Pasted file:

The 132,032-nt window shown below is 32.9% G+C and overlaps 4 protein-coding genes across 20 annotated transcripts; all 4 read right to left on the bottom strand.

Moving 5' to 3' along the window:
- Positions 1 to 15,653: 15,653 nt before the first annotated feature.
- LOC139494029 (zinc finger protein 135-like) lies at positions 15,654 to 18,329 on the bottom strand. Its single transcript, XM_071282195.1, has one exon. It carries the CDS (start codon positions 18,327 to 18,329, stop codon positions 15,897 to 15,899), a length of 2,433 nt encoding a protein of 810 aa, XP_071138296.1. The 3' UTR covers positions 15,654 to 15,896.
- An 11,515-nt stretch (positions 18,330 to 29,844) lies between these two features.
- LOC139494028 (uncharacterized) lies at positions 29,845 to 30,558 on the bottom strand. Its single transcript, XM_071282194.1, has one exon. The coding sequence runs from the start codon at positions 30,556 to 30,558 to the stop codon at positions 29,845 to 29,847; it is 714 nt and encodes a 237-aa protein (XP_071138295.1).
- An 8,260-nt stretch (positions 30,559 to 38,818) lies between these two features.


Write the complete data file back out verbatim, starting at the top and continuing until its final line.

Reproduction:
The 132,032-nt window shown below is 32.9% G+C and overlaps 4 protein-coding genes across 20 annotated transcripts; all 4 read right to left on the bottom strand.

Moving 5' to 3' along the window:
- Positions 1 to 15,653: 15,653 nt before the first annotated feature.
- LOC139494029 (zinc finger protein 135-like) lies at positions 15,654 to 18,329 on the bottom strand. Its single transcript, XM_071282195.1, has one exon. It carries the CDS (start codon positions 18,327 to 18,329, stop codon positions 15,897 to 15,899), a length of 2,433 nt encoding a protein of 810 aa, XP_071138296.1. The 3' UTR covers positions 15,654 to 15,896.
- An 11,515-nt stretch (positions 18,330 to 29,844) lies between these two features.
- LOC139494028 (uncharacterized) lies at positions 29,845 to 30,558 on the bottom strand. Its single transcript, XM_071282194.1, has one exon. The coding sequence runs from the start codon at positions 30,556 to 30,558 to the stop codon at positions 29,845 to 29,847; it is 714 nt and encodes a 237-aa protein (XP_071138295.1).
- An 8,260-nt stretch (positions 30,559 to 38,818) lies between these two features.